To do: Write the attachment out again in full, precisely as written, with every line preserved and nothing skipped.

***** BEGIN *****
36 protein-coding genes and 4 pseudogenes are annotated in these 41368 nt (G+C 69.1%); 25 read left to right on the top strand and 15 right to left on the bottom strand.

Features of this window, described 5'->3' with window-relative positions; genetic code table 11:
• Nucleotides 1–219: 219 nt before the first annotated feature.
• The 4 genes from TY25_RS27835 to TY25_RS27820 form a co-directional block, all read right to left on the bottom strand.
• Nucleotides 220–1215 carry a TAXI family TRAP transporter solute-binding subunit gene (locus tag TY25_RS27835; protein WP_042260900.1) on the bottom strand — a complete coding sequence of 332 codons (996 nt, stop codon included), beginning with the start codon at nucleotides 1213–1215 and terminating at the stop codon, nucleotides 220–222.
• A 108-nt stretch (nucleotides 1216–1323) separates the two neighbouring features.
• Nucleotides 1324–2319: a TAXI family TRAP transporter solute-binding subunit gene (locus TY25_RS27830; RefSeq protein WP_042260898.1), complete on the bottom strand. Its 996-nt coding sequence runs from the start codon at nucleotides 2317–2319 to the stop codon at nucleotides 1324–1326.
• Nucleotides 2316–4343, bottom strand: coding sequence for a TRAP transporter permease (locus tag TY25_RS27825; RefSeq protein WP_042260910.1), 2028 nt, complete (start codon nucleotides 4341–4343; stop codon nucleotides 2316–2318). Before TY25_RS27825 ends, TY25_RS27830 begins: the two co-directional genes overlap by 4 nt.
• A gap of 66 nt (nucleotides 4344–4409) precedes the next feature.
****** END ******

36 protein-coding genes and 4 pseudogenes are annotated in these 41368 nt (G+C 69.1%); 25 read left to right on the top strand and 15 right to left on the bottom strand.

Features of this window, described 5'->3' with window-relative positions; genetic code table 11:
• Nucleotides 1–219: 219 nt before the first annotated feature.
• The 4 genes from TY25_RS27835 to TY25_RS27820 form a co-directional block, all read right to left on the bottom strand.
• Nucleotides 220–1215 carry a TAXI family TRAP transporter solute-binding subunit gene (locus tag TY25_RS27835; protein WP_042260900.1) on the bottom strand — a complete coding sequence of 332 codons (996 nt, stop codon included), beginning with the start codon at nucleotides 1213–1215 and terminating at the stop codon, nucleotides 220–222.
• A 108-nt stretch (nucleotides 1216–1323) separates the two neighbouring features.
• Nucleotides 1324–2319: a TAXI family TRAP transporter solute-binding subunit gene (locus TY25_RS27830; RefSeq protein WP_042260898.1), complete on the bottom strand. Its 996-nt coding sequence runs from the start codon at nucleotides 2317–2319 to the stop codon at nucleotides 1324–1326.
• Nucleotides 2316–4343, bottom strand: coding sequence for a TRAP transporter permease (locus tag TY25_RS27825; RefSeq protein WP_042260910.1), 2028 nt, complete (start codon nucleotides 4341–4343; stop codon nucleotides 2316–2318). Before TY25_RS27825 ends, TY25_RS27830 begins: the two co-directional genes overlap by 4 nt.
• A gap of 66 nt (nucleotides 4344–4409) precedes the next feature.